Eclipsing several other great individual knocks, VVS Laxman's masterly innings of 281 against Australia at the Eden Gardens in Kolkata has been rated as the greatest Test performance of the last 50 years. (Virender Sehwag Tells VVS Laxman Scoring 300 in Domestic Game Not Easy)
The honour was accorded to the Hyderabad stylist's fabulous series-turning knock after India trailed by 274 runs on the first innings, by his fellow-players, commentators and journalists in a poll published in the January issue of ESPN's digital magazine the Cricket Monthly, a media release said. (VVS Laxman Says India Have a Great Chance in Australia)
Laxman, promoted to no. 3 after his first innings' 59 out of a team score of 171, came up with his magical innings and also added 376 runs for the fifth wicket with Rahul Dravid (180).
In his tribute, one of seven by participants in the Test, leg spin legend Shane Warne recalls: "I was bowling in the footmarks and Laxman was hitting the same ball through cover or whipping it through midwicket. It was so hard to bowl then."
Ricky Ponting remembers that "his work through the leg side in particular was a source of wonderment to many of us... Ultimately we bowled for near enough to two days at him without even looking like getting him out."
India teammate Zaheer Khan, also his room-mate, recalled how Laxman slept on the floor through the match because of a bad back, while Andrew Leipus, the then Indian physio, revealed the full extent of Laxman's physical challenge.
The surprising and controversial part of the top 50 list is that none of Sachin Tendulkar's 51 Test hundreds have been considered worth making the list while David Gower's feat of scoring 72 and 28 for England in the Ashes Test at Perth has got the 32nd rank.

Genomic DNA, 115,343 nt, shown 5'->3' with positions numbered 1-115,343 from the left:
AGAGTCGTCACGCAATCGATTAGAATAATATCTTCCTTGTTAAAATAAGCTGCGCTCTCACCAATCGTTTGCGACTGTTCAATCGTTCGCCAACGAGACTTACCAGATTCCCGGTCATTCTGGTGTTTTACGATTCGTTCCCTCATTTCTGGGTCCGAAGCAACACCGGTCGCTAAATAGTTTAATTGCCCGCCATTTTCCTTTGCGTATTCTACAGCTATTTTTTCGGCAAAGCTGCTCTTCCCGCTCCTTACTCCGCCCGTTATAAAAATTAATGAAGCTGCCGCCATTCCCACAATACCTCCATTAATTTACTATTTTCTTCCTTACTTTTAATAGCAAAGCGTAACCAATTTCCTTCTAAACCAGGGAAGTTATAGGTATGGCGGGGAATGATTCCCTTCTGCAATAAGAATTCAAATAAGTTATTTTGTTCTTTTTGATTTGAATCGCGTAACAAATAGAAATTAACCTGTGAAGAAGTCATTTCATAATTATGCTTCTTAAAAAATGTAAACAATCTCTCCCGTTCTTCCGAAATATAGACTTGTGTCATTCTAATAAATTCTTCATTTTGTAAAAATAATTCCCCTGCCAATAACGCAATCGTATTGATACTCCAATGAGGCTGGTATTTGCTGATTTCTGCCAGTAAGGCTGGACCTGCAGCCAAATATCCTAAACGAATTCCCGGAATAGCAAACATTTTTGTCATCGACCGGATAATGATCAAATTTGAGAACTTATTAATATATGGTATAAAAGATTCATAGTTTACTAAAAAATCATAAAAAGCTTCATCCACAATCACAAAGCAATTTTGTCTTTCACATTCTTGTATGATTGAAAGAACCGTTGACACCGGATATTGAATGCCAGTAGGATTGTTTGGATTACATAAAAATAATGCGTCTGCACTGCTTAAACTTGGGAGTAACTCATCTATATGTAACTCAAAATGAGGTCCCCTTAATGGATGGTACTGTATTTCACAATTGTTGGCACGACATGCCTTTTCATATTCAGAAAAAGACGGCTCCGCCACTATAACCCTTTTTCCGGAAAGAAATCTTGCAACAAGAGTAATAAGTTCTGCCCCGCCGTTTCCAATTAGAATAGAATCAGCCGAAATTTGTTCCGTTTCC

Tendulkar, often compared with Sir Don Bradman, had scored his maiden century, 119 not out, as a 17-year-old boy against England to rescue India at Manchester on his first tour to that country.
That has not been found worthy of finding a place nor has his 114 against Australia at Perth in bouncy and windy conditions against a top pace attack in 1992, when still in his teens, made it to the list of top 50 performances in the last fifty years.
West Indian batting great Brian Lara has the most entries in the list of 50, with four, including the No. 4: the nerveless 153 not out versus Australia in Barbados in 1999.
Ian Botham, who has three entries in the 50, comes in with two in the top five: the dazzling all-round shows in the Headingley Ashes Test of 1981 (No. 2) and the Golden Jubilee Test in Bombay (now Mumbai) the previous year (No. 5).
Michael Holding's 14 wickets against England with supreme pace on a batting track at The Oval in 1976 is at No. 3, and performances by Richard Hadlee, Bob Massie, Muttiah Muralitharan, Graham Gooch and Garry Sobers round out the top ten.
West Indian players have as many 14 entries in the 50, the most by any team.
These include the two earliest performances on the list: Sobers at Lord's and Headingley from the 1966 series in England.
The most recent performance is Kevin Pietersen's 186 in Mumbai in 2012.
The 25-member jury, drawn from all Test-playing nations, includes veterans like Greg Chappell, John Wright, Tony Cozier, Mark Nicholas, Sanjay Manjrekar, Mike Selvey, Ramiz Raja, Scyld Berry, Osman Samiuddin and Gideon Haigh, the release added.